The two married in 1942. Anne gave birth to a girl in October 1943 and a boy in January 1945. Later that year, Bow was stateside, waiting to be discharged, when he decided to fly from his base in Arkansas to Oklahoma to have dinner with friends. On his way home, the plane malfunctioned and crashed. Bow was killed, leaving Anne widowed.
She remarried in 1948. John Wright Hickenlooper was an engineer from Cincinnati. Their son, John, was born three-and-a-half years later, and a daughter followed soon thereafter. When young John was only 6, his father was diagnosed with intestinal cancer.
On Feb. 17, 1960, “Hick” died.
“No one ever talked about my dad,” Hickenlooper. “In some ways, it was a sad house. In other ways, I had a happy upbringing.”
Because a half brother had graduated from the Haverford School in 1963, Anne believed it was the right place for Hickenlooper. At Ardmore Junior High School, where he struggled to find a place, mostly due to his hypercompetitive and argumentative traits.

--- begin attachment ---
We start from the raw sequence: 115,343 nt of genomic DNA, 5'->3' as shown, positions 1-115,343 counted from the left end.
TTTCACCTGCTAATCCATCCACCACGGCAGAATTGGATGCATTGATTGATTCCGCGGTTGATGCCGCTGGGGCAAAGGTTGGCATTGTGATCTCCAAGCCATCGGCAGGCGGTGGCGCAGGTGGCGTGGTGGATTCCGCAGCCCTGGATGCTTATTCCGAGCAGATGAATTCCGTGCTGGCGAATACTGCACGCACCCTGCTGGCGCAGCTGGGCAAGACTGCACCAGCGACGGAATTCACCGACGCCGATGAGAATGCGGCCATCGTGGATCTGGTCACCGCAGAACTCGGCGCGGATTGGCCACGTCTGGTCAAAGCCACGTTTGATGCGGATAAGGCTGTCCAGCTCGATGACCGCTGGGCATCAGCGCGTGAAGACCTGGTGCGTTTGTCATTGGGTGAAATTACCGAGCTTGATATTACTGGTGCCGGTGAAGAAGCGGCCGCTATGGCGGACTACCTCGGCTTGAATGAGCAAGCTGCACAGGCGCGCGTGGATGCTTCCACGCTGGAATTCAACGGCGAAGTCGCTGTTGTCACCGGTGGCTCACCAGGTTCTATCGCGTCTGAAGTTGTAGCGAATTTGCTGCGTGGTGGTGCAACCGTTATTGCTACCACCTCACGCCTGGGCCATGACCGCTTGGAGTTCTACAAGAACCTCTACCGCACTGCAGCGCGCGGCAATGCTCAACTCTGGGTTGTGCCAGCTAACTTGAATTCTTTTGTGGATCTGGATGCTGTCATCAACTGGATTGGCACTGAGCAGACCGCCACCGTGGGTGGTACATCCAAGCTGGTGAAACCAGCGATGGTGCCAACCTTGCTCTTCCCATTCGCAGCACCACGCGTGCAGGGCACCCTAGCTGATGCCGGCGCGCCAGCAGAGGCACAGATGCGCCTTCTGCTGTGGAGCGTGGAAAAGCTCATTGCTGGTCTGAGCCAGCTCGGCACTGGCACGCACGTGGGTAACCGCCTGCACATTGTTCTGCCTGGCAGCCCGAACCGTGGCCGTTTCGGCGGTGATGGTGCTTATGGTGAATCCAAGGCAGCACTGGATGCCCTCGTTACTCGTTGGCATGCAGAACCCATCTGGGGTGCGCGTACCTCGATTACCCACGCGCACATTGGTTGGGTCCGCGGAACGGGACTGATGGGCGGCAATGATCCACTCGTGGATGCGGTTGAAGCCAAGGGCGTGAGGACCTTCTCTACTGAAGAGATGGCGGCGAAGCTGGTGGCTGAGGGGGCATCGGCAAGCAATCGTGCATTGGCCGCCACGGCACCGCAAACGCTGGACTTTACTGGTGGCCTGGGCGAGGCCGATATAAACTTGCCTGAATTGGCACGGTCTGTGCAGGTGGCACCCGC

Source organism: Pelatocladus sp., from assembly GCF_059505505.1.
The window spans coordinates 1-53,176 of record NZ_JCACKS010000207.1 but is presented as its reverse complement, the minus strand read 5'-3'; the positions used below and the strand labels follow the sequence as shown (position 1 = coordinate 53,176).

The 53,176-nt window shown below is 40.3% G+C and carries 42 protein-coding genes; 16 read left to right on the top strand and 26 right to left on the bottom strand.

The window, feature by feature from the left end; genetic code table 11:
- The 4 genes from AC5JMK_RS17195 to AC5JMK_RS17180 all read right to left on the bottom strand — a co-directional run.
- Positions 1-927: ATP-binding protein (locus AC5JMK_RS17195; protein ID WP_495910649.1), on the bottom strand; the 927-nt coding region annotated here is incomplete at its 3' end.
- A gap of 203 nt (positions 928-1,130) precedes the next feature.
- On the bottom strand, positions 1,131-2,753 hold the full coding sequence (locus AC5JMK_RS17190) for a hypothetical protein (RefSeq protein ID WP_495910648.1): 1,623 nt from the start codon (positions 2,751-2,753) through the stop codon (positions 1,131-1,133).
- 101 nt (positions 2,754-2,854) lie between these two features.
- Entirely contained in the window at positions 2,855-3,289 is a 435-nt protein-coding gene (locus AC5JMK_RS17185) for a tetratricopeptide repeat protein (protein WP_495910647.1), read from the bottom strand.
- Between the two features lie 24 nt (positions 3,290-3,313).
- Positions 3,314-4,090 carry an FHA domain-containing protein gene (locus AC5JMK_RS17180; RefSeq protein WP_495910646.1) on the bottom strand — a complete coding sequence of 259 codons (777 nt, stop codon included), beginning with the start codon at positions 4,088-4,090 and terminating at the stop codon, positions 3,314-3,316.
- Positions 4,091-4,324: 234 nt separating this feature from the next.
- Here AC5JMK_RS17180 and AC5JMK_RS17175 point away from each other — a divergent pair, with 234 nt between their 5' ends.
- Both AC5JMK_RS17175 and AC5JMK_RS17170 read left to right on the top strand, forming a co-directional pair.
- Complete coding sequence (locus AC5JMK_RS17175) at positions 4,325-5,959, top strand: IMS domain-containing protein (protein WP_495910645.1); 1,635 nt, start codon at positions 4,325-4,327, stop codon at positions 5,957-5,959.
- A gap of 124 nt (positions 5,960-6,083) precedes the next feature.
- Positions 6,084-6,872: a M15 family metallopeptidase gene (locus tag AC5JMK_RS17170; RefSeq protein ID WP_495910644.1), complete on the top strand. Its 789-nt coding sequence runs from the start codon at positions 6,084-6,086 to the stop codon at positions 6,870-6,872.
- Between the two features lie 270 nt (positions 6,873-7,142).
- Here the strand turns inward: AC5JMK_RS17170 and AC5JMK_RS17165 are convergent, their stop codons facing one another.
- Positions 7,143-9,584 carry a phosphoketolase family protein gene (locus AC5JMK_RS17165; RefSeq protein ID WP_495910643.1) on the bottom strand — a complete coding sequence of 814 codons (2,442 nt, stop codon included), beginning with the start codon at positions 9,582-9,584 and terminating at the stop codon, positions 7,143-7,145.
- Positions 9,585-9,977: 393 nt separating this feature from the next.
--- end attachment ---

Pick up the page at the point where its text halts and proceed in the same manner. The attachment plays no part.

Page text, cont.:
In his book, Hickenlooper writes about being bullied at Haverford, but he eventually softened his edges and began to make friends. He felt at a home on both the soccer and baseball teams. “I couldn’t even get on the JV at Ardmore Junior High, but Haverford was so small,” Hickenlooper says. “I was a right halfback on the soccer team as a senior, and we beat Lower Merion, 1-0. A lot of big-school kids don’t get a chance to find out what they can do.”
Blue Bell-based real estate developer David Groverman, a former classmate, describes Hickenlooper as “right up there with the top guys” at Haverford. Another, John Horan, remembers him as “kind of shy,” and he is somewhat surprised that Hickenlooper thrived in the political world. “If you took a poll our senior year of which guy in the class was going to be a successful politician, I don’t think many of us would have picked John,” Horan says.
Wanting to be a writer, Hickenlooper majored in English at Wesleyan. “It turned out that I wasn’t too good at it,” he says—though his book is a smooth, engaging read.